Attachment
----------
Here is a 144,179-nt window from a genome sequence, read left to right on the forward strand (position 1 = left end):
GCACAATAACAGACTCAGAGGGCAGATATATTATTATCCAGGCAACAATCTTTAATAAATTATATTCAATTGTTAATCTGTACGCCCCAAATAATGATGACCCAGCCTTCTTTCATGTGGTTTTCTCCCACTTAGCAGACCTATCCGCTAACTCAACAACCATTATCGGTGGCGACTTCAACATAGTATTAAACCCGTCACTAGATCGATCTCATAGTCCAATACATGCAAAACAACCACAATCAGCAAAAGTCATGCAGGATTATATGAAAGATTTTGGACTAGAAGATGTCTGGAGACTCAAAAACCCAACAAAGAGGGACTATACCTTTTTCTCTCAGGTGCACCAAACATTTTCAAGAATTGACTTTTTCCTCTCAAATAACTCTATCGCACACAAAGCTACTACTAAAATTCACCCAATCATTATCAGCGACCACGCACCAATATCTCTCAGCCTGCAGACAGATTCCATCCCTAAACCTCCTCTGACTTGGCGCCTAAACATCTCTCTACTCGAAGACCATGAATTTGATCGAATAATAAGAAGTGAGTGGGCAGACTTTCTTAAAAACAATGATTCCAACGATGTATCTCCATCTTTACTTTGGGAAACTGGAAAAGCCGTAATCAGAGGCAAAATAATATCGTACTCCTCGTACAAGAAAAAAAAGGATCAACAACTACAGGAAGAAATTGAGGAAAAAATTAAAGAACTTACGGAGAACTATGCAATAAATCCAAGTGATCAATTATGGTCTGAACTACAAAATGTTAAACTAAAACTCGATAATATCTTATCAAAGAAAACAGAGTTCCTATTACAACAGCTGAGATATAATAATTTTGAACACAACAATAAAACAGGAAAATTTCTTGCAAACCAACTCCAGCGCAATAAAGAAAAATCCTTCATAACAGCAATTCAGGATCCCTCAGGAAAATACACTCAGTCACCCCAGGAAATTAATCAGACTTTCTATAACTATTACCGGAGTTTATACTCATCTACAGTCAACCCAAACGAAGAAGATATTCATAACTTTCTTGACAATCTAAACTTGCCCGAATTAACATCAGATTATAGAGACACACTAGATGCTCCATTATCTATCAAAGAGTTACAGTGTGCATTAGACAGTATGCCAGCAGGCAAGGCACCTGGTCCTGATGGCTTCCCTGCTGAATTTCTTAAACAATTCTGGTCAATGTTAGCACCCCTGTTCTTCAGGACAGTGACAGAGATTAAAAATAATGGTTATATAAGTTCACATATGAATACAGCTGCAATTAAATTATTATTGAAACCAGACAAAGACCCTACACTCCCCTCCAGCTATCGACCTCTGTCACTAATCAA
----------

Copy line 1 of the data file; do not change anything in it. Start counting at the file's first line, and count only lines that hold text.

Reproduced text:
Here is a 144,179-nt window from a genome sequence, read left to right on the forward strand (position 1 = left end):